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Economy in Brief

Japan's Inflation Trends Diverge
by Robert Brusca  August 24, 2018

In July, Japan's headline inflation was up by a strong 0.3% but balanced by a 0.1% gain in the CPI excluding food and energy (core). The headline gain followed a weak 0.1% June rise while the core gain followed an even weaker 0.1% June decline.

The chart demonstrates the year-on-year trends for the headline and for the core. The headline is showing signs of accelerating while the core trend is failing again.

The chart aptly demonstrates the fake rise of inflation in 2014 when the imposition of the VAT tax boosted the measured inflation rate for 12 months then disappeared from sight as year-over-year inflation settled back to its weak and declining ways.

The three-month inflation rate for the headline is showing some push again as it is up to a 1.6% pace the same annual pace it had over 12 months, back 12 months ago. The 1.6% gain represents an acceleration from its six-month pace of -0.6% and reverses a deceleration that had been brewing as the six-month pace is below the 12-month pace.

The sequential growth rates for core inflation are noncommittal with the same 12-month to six-month deceleration and with the three-month pace picking up relative to the six-month pace. But the overriding story of core inflation is that the variations in inflation are small and that inflation has remained low.

Over 12 months Inflation slowed compared to its pace over 12 months of one year ago; that slowing is present for headline and core inflation as well as for four of eight components. The over six-month inflation slowed again compared to its 12-month pace. That slowdown holds for the headline and core and for seven of eight components. So it is not very surprising to find that over three months inflation is rising compared to six months or even that the three-month pace generally outstrips the 12-month pace. Inflation in Japan has gone through a broad period of slowdown. And now while that is reversing to some extent, it is not reversing with any vigor.

Despite its rebound, the three-month headline CPI pace is only at 1.6% and the three-month core pace is only at 0.4%. Japan continues to be dogged by weak inflation trends like so many other countries.

Japan's PPI pace shows a bit more pressure. But we can see that oil prices have played a role there. Brent oil prices are up by 52.3% over 12 months and still rising at a nearly 20% annual rate over the last three months. This, however, is starting to unwind as Brent prices fell by 1.1% in July and by 1.5% in June after spiking by 7.4% in May. It will take some time for this moderation to be reflected in pricing.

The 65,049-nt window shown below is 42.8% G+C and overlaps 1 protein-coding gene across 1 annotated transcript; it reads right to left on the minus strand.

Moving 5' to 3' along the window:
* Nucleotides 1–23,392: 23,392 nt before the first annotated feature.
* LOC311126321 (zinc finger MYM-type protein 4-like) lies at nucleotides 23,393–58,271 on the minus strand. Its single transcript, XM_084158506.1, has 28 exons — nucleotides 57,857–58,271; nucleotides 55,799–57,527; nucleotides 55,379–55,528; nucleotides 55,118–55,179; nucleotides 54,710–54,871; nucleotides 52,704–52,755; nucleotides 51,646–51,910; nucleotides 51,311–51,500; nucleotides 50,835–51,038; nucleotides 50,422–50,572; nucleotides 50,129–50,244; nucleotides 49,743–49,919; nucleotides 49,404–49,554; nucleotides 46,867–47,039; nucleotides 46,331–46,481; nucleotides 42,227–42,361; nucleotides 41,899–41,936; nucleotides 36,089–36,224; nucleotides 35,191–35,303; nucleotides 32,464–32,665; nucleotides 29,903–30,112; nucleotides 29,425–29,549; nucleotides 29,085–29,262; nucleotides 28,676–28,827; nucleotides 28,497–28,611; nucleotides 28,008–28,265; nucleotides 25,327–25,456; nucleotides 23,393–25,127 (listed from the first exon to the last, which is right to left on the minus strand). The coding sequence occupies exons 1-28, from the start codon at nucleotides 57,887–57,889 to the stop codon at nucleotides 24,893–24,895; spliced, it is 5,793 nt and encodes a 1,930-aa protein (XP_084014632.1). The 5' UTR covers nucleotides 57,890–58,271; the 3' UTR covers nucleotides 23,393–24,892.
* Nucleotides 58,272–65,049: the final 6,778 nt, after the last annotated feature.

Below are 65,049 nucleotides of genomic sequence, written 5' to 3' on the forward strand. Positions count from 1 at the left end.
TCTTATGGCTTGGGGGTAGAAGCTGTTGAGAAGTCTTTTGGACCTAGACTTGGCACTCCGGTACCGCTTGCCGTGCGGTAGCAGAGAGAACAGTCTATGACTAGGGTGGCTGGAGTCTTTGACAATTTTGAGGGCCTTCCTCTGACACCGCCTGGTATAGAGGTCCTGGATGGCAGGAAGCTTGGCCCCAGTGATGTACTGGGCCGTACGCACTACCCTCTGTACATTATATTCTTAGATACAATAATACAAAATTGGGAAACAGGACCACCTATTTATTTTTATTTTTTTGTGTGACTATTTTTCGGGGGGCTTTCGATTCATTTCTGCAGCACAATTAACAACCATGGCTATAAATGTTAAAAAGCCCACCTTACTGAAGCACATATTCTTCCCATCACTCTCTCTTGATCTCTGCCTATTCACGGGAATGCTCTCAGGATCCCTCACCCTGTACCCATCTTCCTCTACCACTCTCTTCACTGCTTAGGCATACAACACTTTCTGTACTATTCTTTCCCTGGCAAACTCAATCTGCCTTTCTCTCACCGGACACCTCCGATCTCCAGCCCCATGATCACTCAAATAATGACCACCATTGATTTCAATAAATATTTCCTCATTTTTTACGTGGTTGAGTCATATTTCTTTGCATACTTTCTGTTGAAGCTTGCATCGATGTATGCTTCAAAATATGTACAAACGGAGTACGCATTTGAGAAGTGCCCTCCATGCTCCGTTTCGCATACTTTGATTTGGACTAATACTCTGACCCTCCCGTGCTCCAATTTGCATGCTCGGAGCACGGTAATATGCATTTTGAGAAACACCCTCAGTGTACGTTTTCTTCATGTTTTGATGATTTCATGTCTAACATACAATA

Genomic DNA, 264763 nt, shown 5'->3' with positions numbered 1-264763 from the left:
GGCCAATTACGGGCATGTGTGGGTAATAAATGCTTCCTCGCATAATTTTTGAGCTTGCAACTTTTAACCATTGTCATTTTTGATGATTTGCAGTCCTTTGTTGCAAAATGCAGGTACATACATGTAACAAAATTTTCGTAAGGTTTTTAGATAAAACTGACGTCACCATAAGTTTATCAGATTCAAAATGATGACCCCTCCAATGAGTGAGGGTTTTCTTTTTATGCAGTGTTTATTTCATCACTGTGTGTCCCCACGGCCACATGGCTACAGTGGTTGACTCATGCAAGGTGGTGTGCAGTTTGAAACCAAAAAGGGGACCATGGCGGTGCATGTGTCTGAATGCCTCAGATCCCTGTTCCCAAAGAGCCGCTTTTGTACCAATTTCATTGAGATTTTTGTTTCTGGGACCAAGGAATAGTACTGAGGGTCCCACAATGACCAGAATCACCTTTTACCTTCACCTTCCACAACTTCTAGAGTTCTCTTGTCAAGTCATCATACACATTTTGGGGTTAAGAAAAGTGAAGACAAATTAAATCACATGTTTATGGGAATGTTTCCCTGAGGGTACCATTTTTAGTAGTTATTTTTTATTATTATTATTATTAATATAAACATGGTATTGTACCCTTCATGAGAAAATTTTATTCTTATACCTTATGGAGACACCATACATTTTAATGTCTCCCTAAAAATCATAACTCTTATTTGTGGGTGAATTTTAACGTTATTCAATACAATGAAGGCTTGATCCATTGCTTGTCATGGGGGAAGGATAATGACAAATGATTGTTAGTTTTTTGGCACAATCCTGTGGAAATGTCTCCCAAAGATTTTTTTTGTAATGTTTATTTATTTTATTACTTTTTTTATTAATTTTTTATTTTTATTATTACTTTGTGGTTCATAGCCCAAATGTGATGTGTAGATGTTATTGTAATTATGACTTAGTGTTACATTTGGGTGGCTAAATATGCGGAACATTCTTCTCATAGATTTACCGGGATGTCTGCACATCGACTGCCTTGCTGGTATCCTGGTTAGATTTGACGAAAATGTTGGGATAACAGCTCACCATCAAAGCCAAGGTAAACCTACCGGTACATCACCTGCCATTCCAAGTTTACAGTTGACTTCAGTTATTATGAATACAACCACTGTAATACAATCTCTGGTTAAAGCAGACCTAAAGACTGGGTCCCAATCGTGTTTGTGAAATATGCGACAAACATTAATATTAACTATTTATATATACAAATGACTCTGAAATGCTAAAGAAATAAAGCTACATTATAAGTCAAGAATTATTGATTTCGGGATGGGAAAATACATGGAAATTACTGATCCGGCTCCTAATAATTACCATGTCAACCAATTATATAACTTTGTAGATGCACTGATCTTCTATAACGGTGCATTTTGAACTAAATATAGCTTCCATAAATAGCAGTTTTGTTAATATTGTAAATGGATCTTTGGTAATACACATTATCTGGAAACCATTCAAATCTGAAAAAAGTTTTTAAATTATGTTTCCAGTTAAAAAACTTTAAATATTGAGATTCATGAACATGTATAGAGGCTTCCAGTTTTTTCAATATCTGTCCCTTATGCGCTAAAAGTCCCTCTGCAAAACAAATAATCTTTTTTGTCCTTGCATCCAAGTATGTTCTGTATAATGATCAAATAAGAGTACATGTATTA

Not surprisingly, PPI inflation is led by intermediate goods gains as oil prices have flared. Consumer goods prices have also been boosted. But capital goods prices have a very low energy input into them and capital goods prices are consistent and steady in their mild rate of expansion at a pace below 1% on all sequential horizons as well as for the quarter-to-date.

On balance, Japan continues to miss its inflation objective of 2%. Inflation has been boosted by the VAT tax and by sporadically rising energy prices, but not in a lasting way by economic fundamentals. And now the Bank of Japan has shifted policy to allow more variability in the 10-year rate which it had been pegging at 0%. This move has been widely described as a precursor to end this ultra-easy policy and to allow rates to float higher under market pressure.

With this shift in policy, there is very little guidance as to what the BOJ will do regarding its ongoing inflation undershooting. Clearly, the Bank of Japan, like the Fed, BOE and ECB, is taking steps to end or planning to take steps to end the ultra-easy policy period and is doing so without providing clarity about its inflation target. Moreover, less accommodation does not help the economy achieve a higher rate of inflation. But if the BOJ has decided that forces beyond its control are responsible for keeping inflation low, it may be deciding that ultra-accommodative polices are too dangerous and distortive to the economy to continue and not effective in lifting inflation. It may still feel that it wants to encourage 2% inflation, but that it is not in a position to make that happen. If this is a correct interpretation, the risk here is to Japan's credibility as it will be keeping an objective of 2% on the books but will continue to miss that objective and run the risk of losing market confidence. The BOJ will probably need to make some policy statement about that, separating the short-term inflation outcome from its long-term goal.

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